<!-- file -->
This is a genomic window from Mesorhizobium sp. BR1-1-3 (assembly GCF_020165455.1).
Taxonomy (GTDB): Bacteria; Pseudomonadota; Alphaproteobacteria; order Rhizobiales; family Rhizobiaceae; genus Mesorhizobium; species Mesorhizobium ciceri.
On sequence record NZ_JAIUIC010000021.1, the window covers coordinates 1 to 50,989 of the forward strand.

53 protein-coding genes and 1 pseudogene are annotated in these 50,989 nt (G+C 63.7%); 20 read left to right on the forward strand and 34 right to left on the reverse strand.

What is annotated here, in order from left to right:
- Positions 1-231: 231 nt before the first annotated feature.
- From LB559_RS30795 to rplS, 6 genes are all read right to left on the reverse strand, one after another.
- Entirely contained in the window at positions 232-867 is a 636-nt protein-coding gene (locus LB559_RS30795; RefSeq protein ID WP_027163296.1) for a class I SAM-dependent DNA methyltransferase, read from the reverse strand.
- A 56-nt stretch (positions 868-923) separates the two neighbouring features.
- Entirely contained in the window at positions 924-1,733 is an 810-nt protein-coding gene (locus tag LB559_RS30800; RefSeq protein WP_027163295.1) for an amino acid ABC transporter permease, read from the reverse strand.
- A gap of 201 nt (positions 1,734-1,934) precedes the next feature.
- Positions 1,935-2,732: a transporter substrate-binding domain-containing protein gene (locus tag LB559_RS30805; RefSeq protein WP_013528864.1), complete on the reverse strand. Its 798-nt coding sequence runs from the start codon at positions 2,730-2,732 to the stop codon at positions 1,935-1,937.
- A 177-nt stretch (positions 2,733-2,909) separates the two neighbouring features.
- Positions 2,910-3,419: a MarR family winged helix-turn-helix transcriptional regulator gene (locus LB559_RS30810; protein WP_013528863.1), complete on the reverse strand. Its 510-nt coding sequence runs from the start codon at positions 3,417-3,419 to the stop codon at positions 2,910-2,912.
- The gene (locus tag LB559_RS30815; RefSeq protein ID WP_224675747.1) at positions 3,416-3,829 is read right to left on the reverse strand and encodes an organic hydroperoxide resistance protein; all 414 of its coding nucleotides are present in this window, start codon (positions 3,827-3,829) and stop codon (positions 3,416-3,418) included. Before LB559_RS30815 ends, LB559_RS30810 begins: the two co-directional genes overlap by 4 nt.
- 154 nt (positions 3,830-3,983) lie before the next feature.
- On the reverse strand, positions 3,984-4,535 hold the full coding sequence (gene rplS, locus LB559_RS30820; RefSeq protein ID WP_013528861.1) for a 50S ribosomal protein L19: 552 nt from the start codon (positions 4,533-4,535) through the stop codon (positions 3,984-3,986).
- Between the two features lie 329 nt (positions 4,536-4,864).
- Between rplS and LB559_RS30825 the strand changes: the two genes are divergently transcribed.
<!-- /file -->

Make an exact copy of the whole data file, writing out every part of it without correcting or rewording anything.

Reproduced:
This is a genomic window from Mesorhizobium sp. BR1-1-3 (assembly GCF_020165455.1).
Taxonomy (GTDB): Bacteria; Pseudomonadota; Alphaproteobacteria; order Rhizobiales; family Rhizobiaceae; genus Mesorhizobium; species Mesorhizobium ciceri.
On sequence record NZ_JAIUIC010000021.1, the window covers coordinates 1 to 50,989 of the forward strand.

53 protein-coding genes and 1 pseudogene are annotated in these 50,989 nt (G+C 63.7%); 20 read left to right on the forward strand and 34 right to left on the reverse strand.

What is annotated here, in order from left to right:
- Positions 1-231: 231 nt before the first annotated feature.
- From LB559_RS30795 to rplS, 6 genes are all read right to left on the reverse strand, one after another.
- Entirely contained in the window at positions 232-867 is a 636-nt protein-coding gene (locus LB559_RS30795; RefSeq protein ID WP_027163296.1) for a class I SAM-dependent DNA methyltransferase, read from the reverse strand.
- A 56-nt stretch (positions 868-923) separates the two neighbouring features.
- Entirely contained in the window at positions 924-1,733 is an 810-nt protein-coding gene (locus tag LB559_RS30800; RefSeq protein WP_027163295.1) for an amino acid ABC transporter permease, read from the reverse strand.
- A gap of 201 nt (positions 1,734-1,934) precedes the next feature.
- Positions 1,935-2,732: a transporter substrate-binding domain-containing protein gene (locus tag LB559_RS30805; RefSeq protein WP_013528864.1), complete on the reverse strand. Its 798-nt coding sequence runs from the start codon at positions 2,730-2,732 to the stop codon at positions 1,935-1,937.
- A 177-nt stretch (positions 2,733-2,909) separates the two neighbouring features.
- Positions 2,910-3,419: a MarR family winged helix-turn-helix transcriptional regulator gene (locus LB559_RS30810; protein WP_013528863.1), complete on the reverse strand. Its 510-nt coding sequence runs from the start codon at positions 3,417-3,419 to the stop codon at positions 2,910-2,912.
- The gene (locus tag LB559_RS30815; RefSeq protein ID WP_224675747.1) at positions 3,416-3,829 is read right to left on the reverse strand and encodes an organic hydroperoxide resistance protein; all 414 of its coding nucleotides are present in this window, start codon (positions 3,827-3,829) and stop codon (positions 3,416-3,418) included. Before LB559_RS30815 ends, LB559_RS30810 begins: the two co-directional genes overlap by 4 nt.
- 154 nt (positions 3,830-3,983) lie before the next feature.
- On the reverse strand, positions 3,984-4,535 hold the full coding sequence (gene rplS, locus LB559_RS30820; RefSeq protein ID WP_013528861.1) for a 50S ribosomal protein L19: 552 nt from the start codon (positions 4,533-4,535) through the stop codon (positions 3,984-3,986).
- Between the two features lie 329 nt (positions 4,536-4,864).
- Between rplS and LB559_RS30825 the strand changes: the two genes are divergently transcribed.